Umuna made ‘very serious mistake’ in quitting Change UK, says Soubry
PUBLISHED: 09:20 09 June 2019 | UPDATED: 11:30 09 June 2019
Anna Soubry has said Chuka Umunna made a “very serious mistake” in quitting Change UK, as she spoke of her frustration at the party’s split.
Become a Supporter
Almost four years after its creation The New European goes from strength to strength across print and online, offering a pro-European perspective on Brexit and reporting on the political response to the coronavirus outbreak, climate change and international politics. But we can only continue to grow with your support.
Umunna was one of six MPs to walk out on Tuesday, leaving just five in the newly formed party.
New leader Soubry said she was disappointed to see the former Labour MP go but vowed to continue building the Change UK movement.
"I will always be more sad than you can imagine that Chuka is not with us," she told The Guardian.
"I think he's a man of huge ability and talents, and I think he has made a very serious mistake."
You may also want to watch:
Soubry said she believed Umunna should be a future prime minister, and spoke of being "beyond disappointed" when it became clear that he did not think Change UK should continue as a formal party.
Ex-leader Heidi Allen joined the exodus, alongside Sarah Wollaston, Luciana Berger, Gavin Shuker and Angela Smith, with the six MPs saying they would now sit as independents.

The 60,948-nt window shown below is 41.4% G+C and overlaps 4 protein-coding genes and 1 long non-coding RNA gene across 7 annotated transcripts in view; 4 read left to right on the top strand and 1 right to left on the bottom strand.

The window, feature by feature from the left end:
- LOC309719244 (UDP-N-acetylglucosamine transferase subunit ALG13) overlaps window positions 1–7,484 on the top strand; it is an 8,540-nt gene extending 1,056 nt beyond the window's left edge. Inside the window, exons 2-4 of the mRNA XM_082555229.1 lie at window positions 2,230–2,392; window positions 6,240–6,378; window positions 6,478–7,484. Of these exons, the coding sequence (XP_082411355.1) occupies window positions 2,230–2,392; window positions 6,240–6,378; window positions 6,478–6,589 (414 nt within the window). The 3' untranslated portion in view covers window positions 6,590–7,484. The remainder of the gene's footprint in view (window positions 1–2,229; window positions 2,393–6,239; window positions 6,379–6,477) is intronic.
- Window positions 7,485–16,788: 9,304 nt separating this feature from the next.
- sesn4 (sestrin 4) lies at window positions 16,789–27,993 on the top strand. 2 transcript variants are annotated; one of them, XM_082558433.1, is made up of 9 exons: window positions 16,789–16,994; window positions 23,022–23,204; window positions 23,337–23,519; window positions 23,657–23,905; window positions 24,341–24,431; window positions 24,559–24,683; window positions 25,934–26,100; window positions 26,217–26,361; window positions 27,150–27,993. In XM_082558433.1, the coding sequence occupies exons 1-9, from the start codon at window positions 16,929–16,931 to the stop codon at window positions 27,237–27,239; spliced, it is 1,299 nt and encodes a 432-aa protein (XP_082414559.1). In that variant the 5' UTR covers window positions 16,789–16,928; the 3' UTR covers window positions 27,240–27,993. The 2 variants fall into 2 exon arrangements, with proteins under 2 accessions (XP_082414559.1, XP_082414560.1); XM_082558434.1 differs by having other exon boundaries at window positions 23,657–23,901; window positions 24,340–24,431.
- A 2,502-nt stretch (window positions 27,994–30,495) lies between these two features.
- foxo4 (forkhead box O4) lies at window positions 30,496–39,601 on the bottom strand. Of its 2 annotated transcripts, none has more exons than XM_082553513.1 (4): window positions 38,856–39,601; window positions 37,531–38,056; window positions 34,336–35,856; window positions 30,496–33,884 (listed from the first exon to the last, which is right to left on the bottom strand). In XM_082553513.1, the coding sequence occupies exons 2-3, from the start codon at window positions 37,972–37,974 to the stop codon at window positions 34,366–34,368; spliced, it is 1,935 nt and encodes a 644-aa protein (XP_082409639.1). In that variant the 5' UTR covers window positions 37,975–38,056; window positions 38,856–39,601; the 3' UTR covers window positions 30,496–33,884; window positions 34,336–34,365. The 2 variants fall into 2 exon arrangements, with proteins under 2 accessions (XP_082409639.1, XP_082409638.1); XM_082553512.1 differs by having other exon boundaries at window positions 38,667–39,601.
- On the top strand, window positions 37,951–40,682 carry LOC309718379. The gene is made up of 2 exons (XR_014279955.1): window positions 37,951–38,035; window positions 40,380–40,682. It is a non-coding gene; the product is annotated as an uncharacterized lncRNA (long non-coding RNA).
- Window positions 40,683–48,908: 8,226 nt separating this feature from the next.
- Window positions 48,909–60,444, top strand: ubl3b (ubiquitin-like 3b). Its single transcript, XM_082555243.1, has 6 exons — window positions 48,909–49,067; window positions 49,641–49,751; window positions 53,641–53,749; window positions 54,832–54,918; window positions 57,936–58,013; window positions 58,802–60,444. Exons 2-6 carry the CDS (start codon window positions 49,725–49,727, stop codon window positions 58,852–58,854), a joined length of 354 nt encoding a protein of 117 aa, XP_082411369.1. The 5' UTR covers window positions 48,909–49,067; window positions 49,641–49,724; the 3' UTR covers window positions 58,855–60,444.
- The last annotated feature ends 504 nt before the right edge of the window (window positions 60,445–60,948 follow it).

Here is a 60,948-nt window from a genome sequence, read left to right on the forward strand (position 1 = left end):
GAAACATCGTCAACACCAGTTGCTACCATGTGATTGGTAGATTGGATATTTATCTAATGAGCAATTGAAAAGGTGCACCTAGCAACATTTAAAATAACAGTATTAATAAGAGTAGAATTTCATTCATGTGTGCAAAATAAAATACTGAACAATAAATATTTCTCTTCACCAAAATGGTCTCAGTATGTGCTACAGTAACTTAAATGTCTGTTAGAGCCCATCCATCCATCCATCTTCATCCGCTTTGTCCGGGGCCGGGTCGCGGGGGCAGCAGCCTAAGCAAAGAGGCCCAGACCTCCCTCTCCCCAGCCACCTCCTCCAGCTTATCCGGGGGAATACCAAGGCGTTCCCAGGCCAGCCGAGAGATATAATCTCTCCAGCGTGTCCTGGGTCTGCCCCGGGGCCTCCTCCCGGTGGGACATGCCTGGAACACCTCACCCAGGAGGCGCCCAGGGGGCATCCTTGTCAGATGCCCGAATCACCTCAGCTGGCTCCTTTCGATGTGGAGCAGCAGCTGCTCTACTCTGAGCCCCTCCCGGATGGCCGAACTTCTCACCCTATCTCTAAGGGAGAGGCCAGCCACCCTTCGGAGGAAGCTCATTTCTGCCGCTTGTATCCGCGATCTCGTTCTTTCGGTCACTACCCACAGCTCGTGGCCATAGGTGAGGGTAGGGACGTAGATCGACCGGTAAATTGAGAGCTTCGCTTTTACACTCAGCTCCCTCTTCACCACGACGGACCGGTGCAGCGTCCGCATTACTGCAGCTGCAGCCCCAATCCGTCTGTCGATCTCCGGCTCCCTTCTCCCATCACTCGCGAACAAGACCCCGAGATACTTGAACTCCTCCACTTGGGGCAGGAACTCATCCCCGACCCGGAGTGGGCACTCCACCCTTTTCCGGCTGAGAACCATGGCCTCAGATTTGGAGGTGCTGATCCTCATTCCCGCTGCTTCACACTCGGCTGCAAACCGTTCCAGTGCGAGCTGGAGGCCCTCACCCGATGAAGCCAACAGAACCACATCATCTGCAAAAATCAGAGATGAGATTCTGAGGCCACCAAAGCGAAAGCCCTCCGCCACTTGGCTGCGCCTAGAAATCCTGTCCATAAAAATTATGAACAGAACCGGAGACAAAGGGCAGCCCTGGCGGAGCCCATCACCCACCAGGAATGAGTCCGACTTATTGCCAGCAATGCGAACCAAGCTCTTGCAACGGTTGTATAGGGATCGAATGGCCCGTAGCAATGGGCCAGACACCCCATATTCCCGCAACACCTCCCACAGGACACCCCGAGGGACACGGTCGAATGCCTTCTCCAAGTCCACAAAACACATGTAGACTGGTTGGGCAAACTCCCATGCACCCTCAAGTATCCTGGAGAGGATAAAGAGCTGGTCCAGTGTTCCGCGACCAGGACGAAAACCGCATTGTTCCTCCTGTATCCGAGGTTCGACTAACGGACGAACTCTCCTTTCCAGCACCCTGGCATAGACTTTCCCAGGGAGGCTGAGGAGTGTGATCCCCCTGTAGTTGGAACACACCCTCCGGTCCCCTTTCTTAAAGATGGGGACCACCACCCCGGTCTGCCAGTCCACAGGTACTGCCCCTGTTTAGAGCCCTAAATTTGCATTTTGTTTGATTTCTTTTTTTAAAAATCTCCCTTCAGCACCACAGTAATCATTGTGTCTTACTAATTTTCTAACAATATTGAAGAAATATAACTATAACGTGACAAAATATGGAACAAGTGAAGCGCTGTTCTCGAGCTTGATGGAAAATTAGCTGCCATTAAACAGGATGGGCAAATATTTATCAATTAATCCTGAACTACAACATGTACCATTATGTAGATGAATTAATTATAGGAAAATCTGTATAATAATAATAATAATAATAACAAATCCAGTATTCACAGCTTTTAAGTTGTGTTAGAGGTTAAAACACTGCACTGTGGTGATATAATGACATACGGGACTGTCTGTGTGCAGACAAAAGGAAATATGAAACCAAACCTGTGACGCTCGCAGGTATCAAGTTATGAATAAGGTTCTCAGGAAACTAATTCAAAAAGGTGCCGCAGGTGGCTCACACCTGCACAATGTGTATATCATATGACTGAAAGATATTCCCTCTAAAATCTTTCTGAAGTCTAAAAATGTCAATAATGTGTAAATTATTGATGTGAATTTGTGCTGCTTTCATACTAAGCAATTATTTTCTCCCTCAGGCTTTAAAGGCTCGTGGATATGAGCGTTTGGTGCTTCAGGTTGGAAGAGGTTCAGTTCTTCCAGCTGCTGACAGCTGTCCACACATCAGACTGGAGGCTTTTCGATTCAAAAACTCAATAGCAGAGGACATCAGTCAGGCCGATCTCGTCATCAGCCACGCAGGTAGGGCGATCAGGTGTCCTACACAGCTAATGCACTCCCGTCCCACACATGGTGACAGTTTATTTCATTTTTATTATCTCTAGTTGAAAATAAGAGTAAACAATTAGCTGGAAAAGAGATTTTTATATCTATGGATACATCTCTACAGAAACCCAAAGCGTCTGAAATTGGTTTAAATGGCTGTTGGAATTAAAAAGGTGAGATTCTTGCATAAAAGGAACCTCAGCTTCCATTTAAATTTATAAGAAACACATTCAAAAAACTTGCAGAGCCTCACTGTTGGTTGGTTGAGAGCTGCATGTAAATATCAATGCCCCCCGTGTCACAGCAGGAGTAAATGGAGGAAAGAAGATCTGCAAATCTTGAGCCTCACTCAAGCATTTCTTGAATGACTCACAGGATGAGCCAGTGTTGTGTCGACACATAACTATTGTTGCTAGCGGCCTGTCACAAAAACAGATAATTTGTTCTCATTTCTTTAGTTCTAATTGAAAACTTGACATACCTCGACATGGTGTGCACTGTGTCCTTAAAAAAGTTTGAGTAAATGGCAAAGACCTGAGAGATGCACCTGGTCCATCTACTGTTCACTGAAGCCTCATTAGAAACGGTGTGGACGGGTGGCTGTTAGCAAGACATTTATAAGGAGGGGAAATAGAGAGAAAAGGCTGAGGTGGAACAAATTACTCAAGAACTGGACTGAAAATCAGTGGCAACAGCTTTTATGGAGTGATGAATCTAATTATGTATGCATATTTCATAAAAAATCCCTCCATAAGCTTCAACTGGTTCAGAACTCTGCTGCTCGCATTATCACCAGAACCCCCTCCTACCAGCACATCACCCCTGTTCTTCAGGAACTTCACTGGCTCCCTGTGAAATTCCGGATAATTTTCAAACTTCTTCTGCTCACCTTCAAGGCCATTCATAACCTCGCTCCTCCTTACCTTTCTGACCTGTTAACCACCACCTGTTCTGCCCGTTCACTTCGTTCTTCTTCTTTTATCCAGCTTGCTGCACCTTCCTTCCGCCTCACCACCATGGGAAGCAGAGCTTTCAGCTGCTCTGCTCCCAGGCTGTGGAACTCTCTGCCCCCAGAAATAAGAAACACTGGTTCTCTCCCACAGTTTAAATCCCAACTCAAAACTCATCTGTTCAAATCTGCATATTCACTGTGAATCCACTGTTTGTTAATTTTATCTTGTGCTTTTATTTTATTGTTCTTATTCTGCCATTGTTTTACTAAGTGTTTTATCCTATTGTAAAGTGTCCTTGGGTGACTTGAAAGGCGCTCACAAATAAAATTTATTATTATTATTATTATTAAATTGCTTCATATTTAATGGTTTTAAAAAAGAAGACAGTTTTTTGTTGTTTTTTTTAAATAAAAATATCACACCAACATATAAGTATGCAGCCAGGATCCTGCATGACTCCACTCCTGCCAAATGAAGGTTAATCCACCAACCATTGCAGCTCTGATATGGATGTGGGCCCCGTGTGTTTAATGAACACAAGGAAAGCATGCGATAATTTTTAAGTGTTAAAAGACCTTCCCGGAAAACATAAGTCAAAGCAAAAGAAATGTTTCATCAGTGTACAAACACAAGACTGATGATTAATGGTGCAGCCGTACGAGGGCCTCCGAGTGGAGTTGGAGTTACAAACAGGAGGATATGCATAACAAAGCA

Along with former Tory minister Soubry, the remaining Change UK MPs are Chris Leslie, Joan Ryan, Mike Gapes and Ann Coffey.
The split came after the party, originally called the Independent Group and formed by breakaway Labour and Tory MPs, performed poorly in the European Parliament elections.
Soubry said setting up the party had not been without its difficulties, suggesting that some members "weren't even in the same book, never mind on the same page".
But, promising not to "give up at the first hurdle", she added: "We're now going to turn our attention on building a membership-based party, and of equal importance we've already started the work on formulating policies. That's already begun."
Become a Supporter
Almost four years after its creation The New European goes from strength to strength across print and online, offering a pro-European perspective on Brexit and reporting on the political response to the coronavirus outbreak, climate change and international politics. But we can only rebalance the right wing extremes of much of the UK national press with your support. If you value what we are doing, you can help us by making a contribution to the cost of our journalism.Become a supporter